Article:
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My newsletter is sent out to the subscribers first and then "reprinted" here a couple of days later.
Newsletter #3 - October 31, 2000
Happy Halloween!

I keep hoping to find the time to put together a decent-sized newsletter, but the time's simply not there. So here's a brief update instead on some upcoming publications and the like.

* * *

Moonlight and Vines (1999) MaryAnn and I just got back from the World Fantasy Convention in Corpus Christi, Texas, last night. Going down was a nightmare with Air Canada bumping us from our flight and then losing our luggage for three days, but on the upside, we came away with Moonlight and Vines winning the World Fantasy Award for Best Collection (a tie with Stephen Donaldson's Reave the Just and Other Tales). In between, we had a great time.

The artist Guest of Honour this year was our good friend Charles Vess, so we got the chance to hang out a lot with him (I especially liked the quip from Scott, one of the con security folks, who said, when he saw us walking down the hall towards him, "Look, it's Charles squared!") We also got to finally meet (in person, as opposed to talking on the phone and emailing) Sharyn November of Viking Puffin, my new editor for YA books, who turned out to be even more fun and nicer than we'd imagined she'd be (and MaryAnn and I were exercising our imaginations before we went down). We also spent a lot of time with Nina Kiriki Hoffman, a darling of a person and a great writer if you haven't tried her yet. (I'd recommend you start with A Red Heart of Memories.)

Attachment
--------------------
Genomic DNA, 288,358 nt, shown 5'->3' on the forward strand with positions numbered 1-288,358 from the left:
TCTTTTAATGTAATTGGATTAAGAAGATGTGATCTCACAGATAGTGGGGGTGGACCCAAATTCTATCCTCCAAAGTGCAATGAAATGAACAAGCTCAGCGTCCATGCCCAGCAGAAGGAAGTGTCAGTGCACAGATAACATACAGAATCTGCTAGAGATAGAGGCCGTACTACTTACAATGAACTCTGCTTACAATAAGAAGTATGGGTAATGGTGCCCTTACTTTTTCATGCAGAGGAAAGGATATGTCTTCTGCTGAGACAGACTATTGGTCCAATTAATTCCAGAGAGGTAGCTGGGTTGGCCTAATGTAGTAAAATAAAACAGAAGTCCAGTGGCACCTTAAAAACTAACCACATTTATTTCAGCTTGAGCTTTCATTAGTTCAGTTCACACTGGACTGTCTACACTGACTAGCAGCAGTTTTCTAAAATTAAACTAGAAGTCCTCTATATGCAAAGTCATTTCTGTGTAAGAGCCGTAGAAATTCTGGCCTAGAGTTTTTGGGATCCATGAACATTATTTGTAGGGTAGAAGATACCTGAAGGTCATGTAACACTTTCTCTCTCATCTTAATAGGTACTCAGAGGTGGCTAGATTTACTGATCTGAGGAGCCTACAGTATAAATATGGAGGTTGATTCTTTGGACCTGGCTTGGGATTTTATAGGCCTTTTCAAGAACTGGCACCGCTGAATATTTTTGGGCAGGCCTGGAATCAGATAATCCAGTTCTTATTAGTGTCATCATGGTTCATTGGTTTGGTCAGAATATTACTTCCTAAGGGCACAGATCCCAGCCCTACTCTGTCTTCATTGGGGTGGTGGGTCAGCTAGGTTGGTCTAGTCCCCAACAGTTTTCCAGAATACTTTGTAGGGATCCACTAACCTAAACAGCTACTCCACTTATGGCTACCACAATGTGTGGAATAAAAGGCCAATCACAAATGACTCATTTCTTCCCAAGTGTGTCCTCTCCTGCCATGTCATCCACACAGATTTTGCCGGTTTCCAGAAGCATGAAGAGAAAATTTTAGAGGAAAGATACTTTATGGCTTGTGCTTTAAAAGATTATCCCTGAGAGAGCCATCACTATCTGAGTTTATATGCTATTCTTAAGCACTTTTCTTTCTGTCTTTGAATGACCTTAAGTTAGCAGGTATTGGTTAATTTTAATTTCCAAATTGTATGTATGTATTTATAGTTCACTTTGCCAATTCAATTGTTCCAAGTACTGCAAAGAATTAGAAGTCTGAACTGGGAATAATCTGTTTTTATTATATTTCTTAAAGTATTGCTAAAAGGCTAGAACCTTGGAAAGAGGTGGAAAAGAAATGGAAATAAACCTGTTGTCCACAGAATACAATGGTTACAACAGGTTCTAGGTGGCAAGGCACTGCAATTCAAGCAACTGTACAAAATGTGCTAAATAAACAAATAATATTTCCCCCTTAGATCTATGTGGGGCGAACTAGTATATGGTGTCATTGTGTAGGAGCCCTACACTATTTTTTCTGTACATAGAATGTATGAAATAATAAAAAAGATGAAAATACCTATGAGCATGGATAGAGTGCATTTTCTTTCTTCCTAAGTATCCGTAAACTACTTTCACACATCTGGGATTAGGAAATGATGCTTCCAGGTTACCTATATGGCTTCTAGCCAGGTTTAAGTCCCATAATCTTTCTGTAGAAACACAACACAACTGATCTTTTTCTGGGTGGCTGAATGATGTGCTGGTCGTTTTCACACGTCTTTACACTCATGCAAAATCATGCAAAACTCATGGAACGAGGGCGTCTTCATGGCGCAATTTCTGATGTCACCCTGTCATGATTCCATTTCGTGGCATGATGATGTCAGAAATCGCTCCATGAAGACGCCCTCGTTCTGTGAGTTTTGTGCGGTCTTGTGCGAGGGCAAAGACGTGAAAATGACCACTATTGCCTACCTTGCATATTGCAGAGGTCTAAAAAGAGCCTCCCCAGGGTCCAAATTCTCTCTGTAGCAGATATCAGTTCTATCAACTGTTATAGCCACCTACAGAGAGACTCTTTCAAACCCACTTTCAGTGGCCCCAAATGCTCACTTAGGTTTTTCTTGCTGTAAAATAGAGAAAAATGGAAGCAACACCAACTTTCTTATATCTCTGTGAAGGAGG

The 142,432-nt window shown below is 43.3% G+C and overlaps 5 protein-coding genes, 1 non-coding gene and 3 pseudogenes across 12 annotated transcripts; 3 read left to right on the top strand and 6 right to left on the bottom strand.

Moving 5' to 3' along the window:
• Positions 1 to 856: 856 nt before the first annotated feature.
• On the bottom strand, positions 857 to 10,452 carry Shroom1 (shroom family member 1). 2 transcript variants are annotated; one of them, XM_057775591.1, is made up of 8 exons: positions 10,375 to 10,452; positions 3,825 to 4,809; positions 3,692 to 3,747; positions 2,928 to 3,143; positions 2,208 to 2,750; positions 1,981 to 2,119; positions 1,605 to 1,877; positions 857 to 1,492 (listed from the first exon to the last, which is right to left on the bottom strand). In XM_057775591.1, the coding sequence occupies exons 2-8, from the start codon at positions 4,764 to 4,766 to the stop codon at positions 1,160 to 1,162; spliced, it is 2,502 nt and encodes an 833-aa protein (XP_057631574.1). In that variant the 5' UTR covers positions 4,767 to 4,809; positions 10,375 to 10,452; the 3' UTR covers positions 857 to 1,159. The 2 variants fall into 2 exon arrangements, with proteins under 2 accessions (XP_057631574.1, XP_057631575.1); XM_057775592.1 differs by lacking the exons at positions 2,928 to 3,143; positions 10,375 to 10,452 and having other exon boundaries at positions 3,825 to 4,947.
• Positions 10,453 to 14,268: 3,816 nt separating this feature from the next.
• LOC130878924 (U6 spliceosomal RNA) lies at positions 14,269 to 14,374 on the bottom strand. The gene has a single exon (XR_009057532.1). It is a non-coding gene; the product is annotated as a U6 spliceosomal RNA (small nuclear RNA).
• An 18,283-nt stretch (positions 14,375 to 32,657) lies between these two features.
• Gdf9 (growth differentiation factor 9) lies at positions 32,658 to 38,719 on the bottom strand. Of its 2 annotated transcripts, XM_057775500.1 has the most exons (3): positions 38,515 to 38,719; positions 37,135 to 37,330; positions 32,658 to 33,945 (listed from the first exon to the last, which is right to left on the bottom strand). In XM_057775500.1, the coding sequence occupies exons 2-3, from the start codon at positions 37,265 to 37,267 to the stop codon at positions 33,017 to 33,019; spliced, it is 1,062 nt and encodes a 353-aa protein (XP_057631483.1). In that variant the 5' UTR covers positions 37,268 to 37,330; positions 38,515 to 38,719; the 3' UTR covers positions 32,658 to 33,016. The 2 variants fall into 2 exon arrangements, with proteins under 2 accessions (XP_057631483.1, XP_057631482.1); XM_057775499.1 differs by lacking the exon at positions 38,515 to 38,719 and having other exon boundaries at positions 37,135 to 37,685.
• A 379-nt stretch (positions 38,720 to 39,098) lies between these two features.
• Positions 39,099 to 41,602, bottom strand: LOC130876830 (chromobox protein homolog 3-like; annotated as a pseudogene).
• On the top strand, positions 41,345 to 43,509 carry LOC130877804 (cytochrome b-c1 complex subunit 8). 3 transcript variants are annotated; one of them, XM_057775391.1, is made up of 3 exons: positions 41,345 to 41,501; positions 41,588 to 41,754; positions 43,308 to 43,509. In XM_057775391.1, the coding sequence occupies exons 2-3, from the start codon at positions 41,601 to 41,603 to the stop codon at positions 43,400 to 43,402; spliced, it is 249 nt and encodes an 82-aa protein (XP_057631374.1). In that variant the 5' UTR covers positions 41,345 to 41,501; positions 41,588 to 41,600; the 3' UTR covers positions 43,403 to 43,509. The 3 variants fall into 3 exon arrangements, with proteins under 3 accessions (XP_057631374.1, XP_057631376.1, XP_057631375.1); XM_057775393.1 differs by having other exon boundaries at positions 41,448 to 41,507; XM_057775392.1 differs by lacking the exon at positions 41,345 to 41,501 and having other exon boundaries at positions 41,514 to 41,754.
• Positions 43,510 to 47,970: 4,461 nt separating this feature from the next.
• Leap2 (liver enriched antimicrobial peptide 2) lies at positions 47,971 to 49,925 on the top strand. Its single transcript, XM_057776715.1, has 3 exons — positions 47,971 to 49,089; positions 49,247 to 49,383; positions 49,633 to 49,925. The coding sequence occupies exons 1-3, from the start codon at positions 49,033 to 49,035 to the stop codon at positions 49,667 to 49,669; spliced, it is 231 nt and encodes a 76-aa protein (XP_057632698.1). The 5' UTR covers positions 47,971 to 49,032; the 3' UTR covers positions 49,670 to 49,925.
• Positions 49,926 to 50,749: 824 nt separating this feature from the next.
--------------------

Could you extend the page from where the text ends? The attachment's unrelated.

There were lots of other old friends there, of course, everyone from my editors Patrick Nielsen Hayden (who can always choose a good restaurant) and Jo Fletcher (looking especially fetching with her black cowboy hat at the banquet), to writer and artist friends like Joe Lansdale, Joe and Gay Haldeman, Tim and Serena Powers, Walter Jon Williams, Delia Sherman, Ellen Kushner, Jayme Blaschke, and really too many to list here. The only disappointments were that Charles's wife Karen couldn't make it, and that Terri Windling (who also won an award for editing Silver Birch Blood Moon with Ellen Datlow) hadn't come.

* * *

Some highlights:
  • Meeting readers, both those I've met before at other events, and new ones that I was meeting here for the first time. Other writers can say what they want, but I know I've got the best and friendliest readers in the business.
  • The Sense of Wonder panel in which a domestic balloon gone feral spent the hour floating about the room, gently come down at times to touch various panelists and members of the audience.